PHPKonf Istanbul PHP Conference 2019 - Call for Papers
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User Contributed Notes 3 notes

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-9
jsb17 at cornell dot edu
11 years ago
As an addendum to David's 10-Nov-2005 posting, remember that curly braces literally mean "evaluate what's inside the curly braces" so, you can squeeze the variable variable creation into one line, like this:

<?php
 
${"title_default_" . $title} = "selected";
?>

and then, for example:

<?php
  $title_select
= <<<END
    <select name="title">
      <option>Select</option>
      <option
$title_default_Mr  value="Mr">Mr</option>
      <option
$title_default_Ms  value="Ms">Ms</option>
      <option
$title_default_Mrs value="Mrs">Mrs</option>
      <option
$title_default_Dr  value="Dr">Dr</option>
    </select>
END;
?>
up
-22
josh at PraxisStudios dot com
13 years ago
As with echo, you can define a variable like this:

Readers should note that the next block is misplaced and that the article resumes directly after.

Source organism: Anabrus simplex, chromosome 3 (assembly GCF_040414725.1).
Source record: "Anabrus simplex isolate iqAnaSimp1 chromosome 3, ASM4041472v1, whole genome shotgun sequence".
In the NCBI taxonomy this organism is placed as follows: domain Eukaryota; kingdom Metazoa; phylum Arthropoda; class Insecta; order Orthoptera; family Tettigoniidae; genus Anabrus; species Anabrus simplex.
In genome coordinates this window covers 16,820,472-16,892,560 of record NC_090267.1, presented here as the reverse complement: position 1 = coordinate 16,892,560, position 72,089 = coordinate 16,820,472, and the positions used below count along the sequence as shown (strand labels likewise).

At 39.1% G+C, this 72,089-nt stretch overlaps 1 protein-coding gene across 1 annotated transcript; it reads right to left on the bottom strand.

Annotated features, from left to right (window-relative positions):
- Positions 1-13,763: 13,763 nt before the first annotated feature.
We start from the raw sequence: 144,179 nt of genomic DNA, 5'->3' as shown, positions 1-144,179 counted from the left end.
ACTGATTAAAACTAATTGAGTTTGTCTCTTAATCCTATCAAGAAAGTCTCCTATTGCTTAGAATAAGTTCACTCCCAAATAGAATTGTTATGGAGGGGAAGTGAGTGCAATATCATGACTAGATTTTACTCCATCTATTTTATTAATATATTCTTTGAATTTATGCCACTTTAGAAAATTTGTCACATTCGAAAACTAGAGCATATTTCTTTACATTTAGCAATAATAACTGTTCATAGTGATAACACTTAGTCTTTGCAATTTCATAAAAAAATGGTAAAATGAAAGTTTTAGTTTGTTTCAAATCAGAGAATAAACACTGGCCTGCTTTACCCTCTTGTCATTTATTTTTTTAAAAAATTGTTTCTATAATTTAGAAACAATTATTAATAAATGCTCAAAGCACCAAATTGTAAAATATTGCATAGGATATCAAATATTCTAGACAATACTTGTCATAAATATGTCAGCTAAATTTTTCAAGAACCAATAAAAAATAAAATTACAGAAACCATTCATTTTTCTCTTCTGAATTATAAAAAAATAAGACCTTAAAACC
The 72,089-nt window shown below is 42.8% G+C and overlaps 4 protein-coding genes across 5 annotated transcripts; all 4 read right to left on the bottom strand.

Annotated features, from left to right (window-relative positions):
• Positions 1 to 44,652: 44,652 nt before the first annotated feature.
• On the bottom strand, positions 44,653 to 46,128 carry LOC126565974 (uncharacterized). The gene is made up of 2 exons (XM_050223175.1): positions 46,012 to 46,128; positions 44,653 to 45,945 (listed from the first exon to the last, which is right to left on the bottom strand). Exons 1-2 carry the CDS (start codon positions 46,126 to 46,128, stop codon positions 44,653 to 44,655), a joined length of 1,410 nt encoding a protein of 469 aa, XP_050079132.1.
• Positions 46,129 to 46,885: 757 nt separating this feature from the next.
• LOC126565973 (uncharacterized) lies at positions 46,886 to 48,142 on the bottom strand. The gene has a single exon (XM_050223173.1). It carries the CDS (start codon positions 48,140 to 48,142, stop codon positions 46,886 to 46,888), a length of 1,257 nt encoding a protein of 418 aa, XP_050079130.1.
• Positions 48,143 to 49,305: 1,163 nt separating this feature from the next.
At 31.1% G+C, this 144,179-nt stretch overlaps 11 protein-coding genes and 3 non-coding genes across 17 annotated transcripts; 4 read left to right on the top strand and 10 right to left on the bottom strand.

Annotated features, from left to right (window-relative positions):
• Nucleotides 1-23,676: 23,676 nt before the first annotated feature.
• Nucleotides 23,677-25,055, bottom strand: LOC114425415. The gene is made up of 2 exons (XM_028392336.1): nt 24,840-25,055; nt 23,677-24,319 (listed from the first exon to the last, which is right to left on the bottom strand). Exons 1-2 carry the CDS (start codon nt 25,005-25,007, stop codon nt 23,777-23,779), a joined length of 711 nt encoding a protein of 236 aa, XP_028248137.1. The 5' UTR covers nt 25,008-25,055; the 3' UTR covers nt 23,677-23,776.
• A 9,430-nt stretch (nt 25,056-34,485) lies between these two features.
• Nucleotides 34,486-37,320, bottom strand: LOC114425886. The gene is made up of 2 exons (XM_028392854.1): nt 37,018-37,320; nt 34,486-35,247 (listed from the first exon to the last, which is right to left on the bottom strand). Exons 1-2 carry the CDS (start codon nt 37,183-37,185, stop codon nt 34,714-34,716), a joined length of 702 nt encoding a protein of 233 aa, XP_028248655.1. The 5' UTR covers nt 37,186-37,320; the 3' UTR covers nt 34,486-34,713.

<?php

$text
= <<<END

<table>
    <tr>
        <td>
            
$outputdata
        </td>
     </tr>
</table>

END;

?>

The closing END; must be on a line by itself (no whitespace).

[EDIT by danbrown AT php DOT net: This note illustrates HEREDOC syntax.  For more information on this and similar features, please read the "Strings" section of the manual here: http://www.php.net/manual/en/language.types.string.php ]
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-22
Mike at ImmortalSoFar dot com
13 years ago
References and "return" can be flakey:

<?php
//  This only returns a copy, despite the dereferencing in the function definition
function &GetLogin ()
{
    return
$_SESSION['Login'];
}

//  This gives a syntax error
function &GetLogin ()
{
    return &
$_SESSION['Login'];
}

//  This works
function &GetLogin ()
{
   
$ret = &$_SESSION['Login'];
    return
$ret;
}
?>
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